From Nic in the Gallery-
One of the criteria for a recipe to truly make it into my rotation is the work (how long it takes to make, how much baby sitting does it need, are there a lot of critical steps) versus the reward (how tasty is the finished dish, is it visually pleasing?) ratio. I found that even if I love a dish, if it is really time consuming I tend to push it to the back or save it for a special occasion.
This dish has a great work versus reward ratio. The author of this recipe Alison Roman, is a New York Times best seller and author of multiple cook books. She uses the term “frizzled” to describe how far to take your onions to develop the depth of flavor needed for this recipe. A frizzled onion according to her is “somewhere between an onion that has been caramelized and fried.” After trying this soup, I am a true believer of the power of the frizzle. Here is what you will need:
- 2 tablespoons unsalted butter, plus more (optional)
- 2 tablespoons olive oil
- 1 large onion, thinly sliced
- kosher salt, freshly ground black pepper
- 2 15-ounce cans white beans such as navy, butter, cannellini, drained and rinsed
- 4 cups vegetable or chicken broth
- ¼ of a head of cabbage, core removed, coarsely chopped
- 1 tablespoon white distilled vinegar or fresh lemon juice
- 1 cup dill, coarsely chopped
- heat your butter and oil in your cazuela or dutch oven over medium high heat. Add your onions and salt and pepper them, then cook for 5-8 minutes. Alison advises, “You do not want jammy, caramelized onions, but you also do not want burnt onions”. After they are done transfer 1/4th of them into a small bowl or a little dipper and set aside for later.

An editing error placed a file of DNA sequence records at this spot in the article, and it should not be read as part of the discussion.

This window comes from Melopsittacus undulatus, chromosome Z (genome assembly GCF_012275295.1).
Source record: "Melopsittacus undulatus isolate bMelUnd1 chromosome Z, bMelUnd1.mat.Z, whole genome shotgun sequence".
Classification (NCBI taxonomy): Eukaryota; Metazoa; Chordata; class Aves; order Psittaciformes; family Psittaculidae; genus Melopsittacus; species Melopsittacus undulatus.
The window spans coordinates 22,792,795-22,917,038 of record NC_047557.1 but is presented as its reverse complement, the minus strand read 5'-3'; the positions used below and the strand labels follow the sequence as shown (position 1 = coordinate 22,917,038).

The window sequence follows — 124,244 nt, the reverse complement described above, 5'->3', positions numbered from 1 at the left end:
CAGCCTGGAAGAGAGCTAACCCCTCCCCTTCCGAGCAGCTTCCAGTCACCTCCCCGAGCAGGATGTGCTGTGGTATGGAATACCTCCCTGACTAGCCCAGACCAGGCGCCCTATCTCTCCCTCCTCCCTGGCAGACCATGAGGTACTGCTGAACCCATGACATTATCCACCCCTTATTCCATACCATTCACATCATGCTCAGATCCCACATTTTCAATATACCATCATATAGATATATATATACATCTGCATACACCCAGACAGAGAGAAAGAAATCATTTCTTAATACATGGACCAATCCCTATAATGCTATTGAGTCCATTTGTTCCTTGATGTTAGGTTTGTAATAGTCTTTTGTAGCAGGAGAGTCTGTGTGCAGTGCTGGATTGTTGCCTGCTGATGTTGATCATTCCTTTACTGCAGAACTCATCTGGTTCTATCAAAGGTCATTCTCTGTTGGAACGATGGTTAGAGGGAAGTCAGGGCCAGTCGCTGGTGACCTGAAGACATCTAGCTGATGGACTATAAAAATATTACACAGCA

- add your beans and salt and pepper them. Using a large spoon break up some of the beans against the walls or bottom of your cazuela or dutch oven. Only break up some of them, this will thicken your soup, but don’t go to far and make refried beans.
- add your broth and simmer for 15 to 20 minutes, then add your chopped cabbage and vinegar cooking for another 10 to 15 minutes. Season to taste at this point.
- take your soup off the heat, and add half of the dill. I like to serve mine in my favorite joe’s blue soup bowl. Top each bowl with fresh dill and some of the reserved frizzled onions. Alison recommends adding a nob of butter or sour cream also at this point. Personally I like to go a heavy with the fresh dill on top of mine.
In my current iteration of this dish, I add another onion and use it as more topping at the end (like I said I am a true believer of the frizzle). I hope you give this savory soup a try. I know I will be planting dill in my garden this spring with dreams of this dish.